Rangers were the vessel that carried forth that resentment unique to white American supremacy: the idea that the federal government wasn’t doing enough to protect settlers, and that settlers had to take matters into their own hand (on full display today in the militia standoff in Oregon’s Malheur Wildlife Reserve). During Pontiac’s Rebellion in 1763, rangers “believed that Philadelphia officials,” writes Gary Clayton Anderson, “had failed to assist them against Indians during the war.” As a result, “Rangers…hacked to death six peaceful Conestoga Indians” and then slaughtered 14 more, who were being held prisoners, before threatening to lay siege to Philadelphia itself. The anti–federal government rage that is currently engulfing contemporary American politics really is but America’s genocidal spirit turned back upon itself, “like,” as Melville put it, “a plethoric burning martyr, or a self–consuming misanthrope.”
As Anglos moved west, so too did the “ranger” moniker. Throughout the 1700s, ranger irregulars terrorized Native Americans throughout the Ohio and Mississippi Valleys, from South Carolina to Kentucky. Technically not sanctioned by colonial or federal authority and often fighting for plunder rather than public salary, they presided over a massive land grab (very similar to what paramilitaries in Colombia have done over the last two decades), which led to a fast-ballooning speculative real-estate market (in turn setting the conditions for the extension of chattel slavery into the New South, as the historians Edward Baptist, Ned and Constance Sublette and Walter Johnson recently documented). The removal of the British after the American Revolution opened the floodgates of paramilitary ranger power. For instance, in 1786, ranger units, including one that included Daniel Boone, attacked a number of friendly Shawnee towns along the Mad River. “Spare white blood” was the battle cry, as rangers massacred the inhabitants and burned villages. One Shawnee captive was burned at the stake, and the rangers “enjoyed the pleasure of watching him die when a bag of gunpowder exploded that had been tied around his waist.” A ranger sunk a hatchet into the skull of one Shawnee leader, Molunthy, who considered himself an ally of the new federal government, scalping him. In 1832, Illinois “rangers” fired the first shots in what became the Blackhawk War.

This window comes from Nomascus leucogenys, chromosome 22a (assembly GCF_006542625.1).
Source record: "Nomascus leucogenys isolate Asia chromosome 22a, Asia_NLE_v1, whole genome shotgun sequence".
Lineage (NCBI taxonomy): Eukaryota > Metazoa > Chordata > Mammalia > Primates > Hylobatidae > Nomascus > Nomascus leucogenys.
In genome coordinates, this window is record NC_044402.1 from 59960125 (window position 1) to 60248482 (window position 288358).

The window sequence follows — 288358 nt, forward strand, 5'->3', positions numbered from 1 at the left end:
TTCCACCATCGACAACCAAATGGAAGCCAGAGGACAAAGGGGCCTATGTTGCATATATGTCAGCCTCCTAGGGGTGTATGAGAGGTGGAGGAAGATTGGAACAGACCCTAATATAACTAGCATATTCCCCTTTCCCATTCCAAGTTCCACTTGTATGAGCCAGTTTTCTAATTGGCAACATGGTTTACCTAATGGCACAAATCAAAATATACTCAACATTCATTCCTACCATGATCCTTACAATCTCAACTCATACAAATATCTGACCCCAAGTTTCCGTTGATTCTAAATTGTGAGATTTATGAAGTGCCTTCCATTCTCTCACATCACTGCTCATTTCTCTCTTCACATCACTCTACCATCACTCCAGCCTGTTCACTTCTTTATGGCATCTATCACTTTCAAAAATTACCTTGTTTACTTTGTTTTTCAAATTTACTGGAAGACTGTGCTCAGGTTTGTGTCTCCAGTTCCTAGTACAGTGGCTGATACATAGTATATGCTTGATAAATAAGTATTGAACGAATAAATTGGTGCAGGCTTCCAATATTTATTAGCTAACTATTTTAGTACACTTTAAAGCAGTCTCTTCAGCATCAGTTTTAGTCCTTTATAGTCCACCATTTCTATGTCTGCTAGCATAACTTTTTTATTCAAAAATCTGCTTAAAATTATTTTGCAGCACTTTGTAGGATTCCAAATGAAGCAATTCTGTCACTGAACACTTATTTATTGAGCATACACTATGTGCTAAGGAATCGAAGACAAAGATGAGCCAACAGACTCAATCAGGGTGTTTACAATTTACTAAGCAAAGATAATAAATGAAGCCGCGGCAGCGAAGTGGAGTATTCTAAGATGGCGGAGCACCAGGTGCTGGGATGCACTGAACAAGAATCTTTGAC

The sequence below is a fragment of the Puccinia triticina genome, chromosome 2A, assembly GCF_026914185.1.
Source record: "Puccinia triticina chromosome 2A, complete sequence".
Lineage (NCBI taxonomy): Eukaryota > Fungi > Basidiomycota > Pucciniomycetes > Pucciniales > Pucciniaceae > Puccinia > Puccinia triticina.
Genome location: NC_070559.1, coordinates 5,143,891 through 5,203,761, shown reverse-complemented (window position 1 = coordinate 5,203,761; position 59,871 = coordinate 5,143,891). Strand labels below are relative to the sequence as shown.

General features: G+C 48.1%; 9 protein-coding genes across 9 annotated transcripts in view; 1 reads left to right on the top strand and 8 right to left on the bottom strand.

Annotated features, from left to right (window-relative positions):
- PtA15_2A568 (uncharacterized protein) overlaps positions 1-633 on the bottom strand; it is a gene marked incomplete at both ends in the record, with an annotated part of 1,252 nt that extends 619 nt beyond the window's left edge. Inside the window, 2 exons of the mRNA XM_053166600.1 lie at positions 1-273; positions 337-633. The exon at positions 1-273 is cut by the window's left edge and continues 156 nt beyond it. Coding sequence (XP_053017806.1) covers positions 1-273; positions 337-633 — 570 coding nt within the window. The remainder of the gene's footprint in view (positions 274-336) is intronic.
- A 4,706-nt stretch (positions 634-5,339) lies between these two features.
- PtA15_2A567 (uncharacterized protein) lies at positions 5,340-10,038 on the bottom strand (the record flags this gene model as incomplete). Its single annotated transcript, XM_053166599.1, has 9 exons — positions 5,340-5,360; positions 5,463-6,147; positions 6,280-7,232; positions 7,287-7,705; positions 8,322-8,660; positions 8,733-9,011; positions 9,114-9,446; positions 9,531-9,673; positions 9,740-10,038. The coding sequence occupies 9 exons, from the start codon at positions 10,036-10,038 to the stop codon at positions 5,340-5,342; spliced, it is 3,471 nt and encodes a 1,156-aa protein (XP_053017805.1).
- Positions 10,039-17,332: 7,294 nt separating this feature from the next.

In Texas, the rangers were established on an ad-hoc basis in the 1820s, to protect the settlers making inroads into Spanish borderlands. Soon, Mexicans and Mexican Americans replaced Native Americans as the prime target of ranger repression. For a century—from Mexico’s War for Independence from Spain in the 1820s, the Texas Rebellion, the Mexican-American War, and the upheaval caused by the Mexican Revolution, which began in 1910 and lasted years—the borderlands witnessed all the elements that make, for a certain class, death squads necessary: concentration of wealth, military occupation, racial domination, ethnic cleansing, property dispossession, and resource extraction (the Texas legislature officially authorized the formation of four ranger divisions in 1901, the year the Spindletop oil field was discovered, setting off the Texas oil boom).
In response, the Texas Rangers: not America’s only death squad but its most celebrated, complete with its own reliquary, the Texas Ranger Hall of Fame and Museum.
All of this is a long wind-up to draw attention to a stunning counter-memory project titled “Refusing to Forget,” established by a number of professors who over the recent years have done heroic work documenting the extent to which the United States presided over borderland ethnic cleansing and property dispossession, including Trinidad O. Gonzales of South Texas College, John Morán González of the University of Texas at Austin, Sonia Hernández of Texas A&M at College Station, Benjamin Johnson of Loyola University in Chicago, and Monica Muñoz Martinez of Brown University.
The repression of Chicanos and Latin-American migrants is longstanding. William Carrigan and Clive Webb write, in Forgotten Dead: Mob Violence Against Mexicans in the United States, that white vigilantes in the Southwest lynched an unknown number of Mexicans between 1848 and 1928, with conservative estimates putting the tally in the thousands. Today, the violence continues with a deportation regime that is immoral in conception and barbaric in consequence.